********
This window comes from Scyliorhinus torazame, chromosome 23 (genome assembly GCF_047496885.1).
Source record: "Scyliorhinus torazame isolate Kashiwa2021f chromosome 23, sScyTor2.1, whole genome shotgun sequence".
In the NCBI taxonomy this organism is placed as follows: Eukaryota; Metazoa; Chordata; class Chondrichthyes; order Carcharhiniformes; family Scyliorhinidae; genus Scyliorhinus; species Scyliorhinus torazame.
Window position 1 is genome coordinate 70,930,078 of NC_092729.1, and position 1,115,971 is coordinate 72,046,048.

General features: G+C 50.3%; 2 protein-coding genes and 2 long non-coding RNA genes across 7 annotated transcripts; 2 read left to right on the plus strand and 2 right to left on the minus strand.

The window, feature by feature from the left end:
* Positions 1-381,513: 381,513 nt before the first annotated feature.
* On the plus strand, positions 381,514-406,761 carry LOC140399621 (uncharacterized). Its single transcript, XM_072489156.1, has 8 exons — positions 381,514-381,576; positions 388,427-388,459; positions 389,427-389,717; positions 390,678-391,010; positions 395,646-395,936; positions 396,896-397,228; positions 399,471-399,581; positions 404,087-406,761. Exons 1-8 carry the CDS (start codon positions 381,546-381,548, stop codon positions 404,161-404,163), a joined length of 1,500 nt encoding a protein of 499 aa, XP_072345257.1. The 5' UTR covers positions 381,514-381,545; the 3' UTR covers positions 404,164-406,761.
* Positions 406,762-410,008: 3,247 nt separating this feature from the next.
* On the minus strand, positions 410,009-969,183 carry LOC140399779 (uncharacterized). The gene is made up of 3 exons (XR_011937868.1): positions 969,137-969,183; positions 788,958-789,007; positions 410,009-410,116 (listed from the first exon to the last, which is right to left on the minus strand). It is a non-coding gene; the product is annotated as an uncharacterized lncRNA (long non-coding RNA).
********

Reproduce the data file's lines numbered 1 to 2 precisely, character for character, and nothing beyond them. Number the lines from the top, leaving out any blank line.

This window comes from Scyliorhinus torazame, chromosome 23 (genome assembly GCF_047496885.1).
Source record: "Scyliorhinus torazame isolate Kashiwa2021f chromosome 23, sScyTor2.1, whole genome shotgun sequence".